Yes, exactly. I have incredibly high expectations of my children, and generally they live up to them. They do remarkably well in school, their teachers are always surprised at their ability to communicate and their excellent behavior. I truely believe if you set high expectations, your children will try to meet them.

My kids do all the same type things - the older two know to hold the door for me, or watch their toddler brother climb the stairs while I carry the baby and the groceries. The older two help the toddler get dressed or change a diaper. They know to keep an eye on him if I need to take a shower. They know if they don't help out with the housework, we won't do anything fun because I won't have time to do fun things if I have to clean their bedroom. I am strict, like I imagine you are - but it's almost a different kind of strict - it's not negative, it's just a different mindset. We are a family, and everyone contributes to our family in whatever way they can. For a while, it was just me and the 3 older kids - 5yrs, 4 yrs and a newborn. It was very different when I was a SAHM with a husband who was home every day at 5. I did run all the errands etc with the little ones while ex was at work. We started a lot of our 'rules' early. IE: the 'one hand on the car' rule. But we are much more organized and efficient now. I simplified, decluttered and organized in a way that makes it easy for my kids to help. IE: low coat racks, kiddie plates and cups in a low drawer, snacks easily accessible, a well organized easy to clean bedroom, a well organized closet...I think I might be a bit OCD - it's a mentality I developed after my ex left, but I think it's really helped and made my life easier.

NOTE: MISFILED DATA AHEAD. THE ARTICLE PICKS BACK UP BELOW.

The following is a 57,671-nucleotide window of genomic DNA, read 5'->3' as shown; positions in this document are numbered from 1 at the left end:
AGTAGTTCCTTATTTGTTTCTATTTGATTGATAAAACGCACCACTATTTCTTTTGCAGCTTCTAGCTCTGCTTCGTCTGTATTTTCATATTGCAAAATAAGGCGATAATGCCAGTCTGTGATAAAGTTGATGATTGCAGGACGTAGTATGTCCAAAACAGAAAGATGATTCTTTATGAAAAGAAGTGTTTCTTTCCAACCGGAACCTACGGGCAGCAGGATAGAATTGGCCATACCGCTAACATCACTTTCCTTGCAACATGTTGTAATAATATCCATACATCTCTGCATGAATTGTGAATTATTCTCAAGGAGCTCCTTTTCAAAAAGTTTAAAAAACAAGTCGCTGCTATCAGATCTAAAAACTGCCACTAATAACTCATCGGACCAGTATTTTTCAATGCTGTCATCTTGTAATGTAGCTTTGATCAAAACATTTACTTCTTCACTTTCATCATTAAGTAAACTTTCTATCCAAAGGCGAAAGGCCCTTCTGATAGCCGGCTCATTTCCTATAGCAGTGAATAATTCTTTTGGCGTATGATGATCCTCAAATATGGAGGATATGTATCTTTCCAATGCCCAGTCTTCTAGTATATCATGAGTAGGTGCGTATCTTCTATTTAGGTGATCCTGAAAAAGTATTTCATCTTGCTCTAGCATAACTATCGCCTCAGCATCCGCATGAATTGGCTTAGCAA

I'm pleased that my children will grow up to be self sufficient adults!! That is the ultimate goal isn't it? My ex had a SAHM who did everything for him. When we moved in together he couldn't wash the laundry and didn't realize that when the sink was full of dishes it was time to wash them. He straightened up quickly - but it was a big learning experience for him. My children will be prepared to be adults

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#14 of 21 Old 04-19-2010, 07:05 PM
 
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I didn't read through everyone elses answers - so this is just my personal experience.
When I left my (abusive) ex my eldest 4, second was 2 and youngest was 1. I was terrified. Absolutely terrified of being a single mom of three. I stayed in a very unhealthy relationship for a long time because I was so scared of having to be alone with them. I remember one time my ex was taking a two week holiday to a spa to treat his chronic stress and I was horrified at the thought of having to be on my own for two weeks. But guess what. The second he was away everything was so much easier. When he returned I felt - drained of energy. Like he was away and I felt so happy and I could breathe so easily - and he got back and it felt like a heavy bag of sand on my shoulders.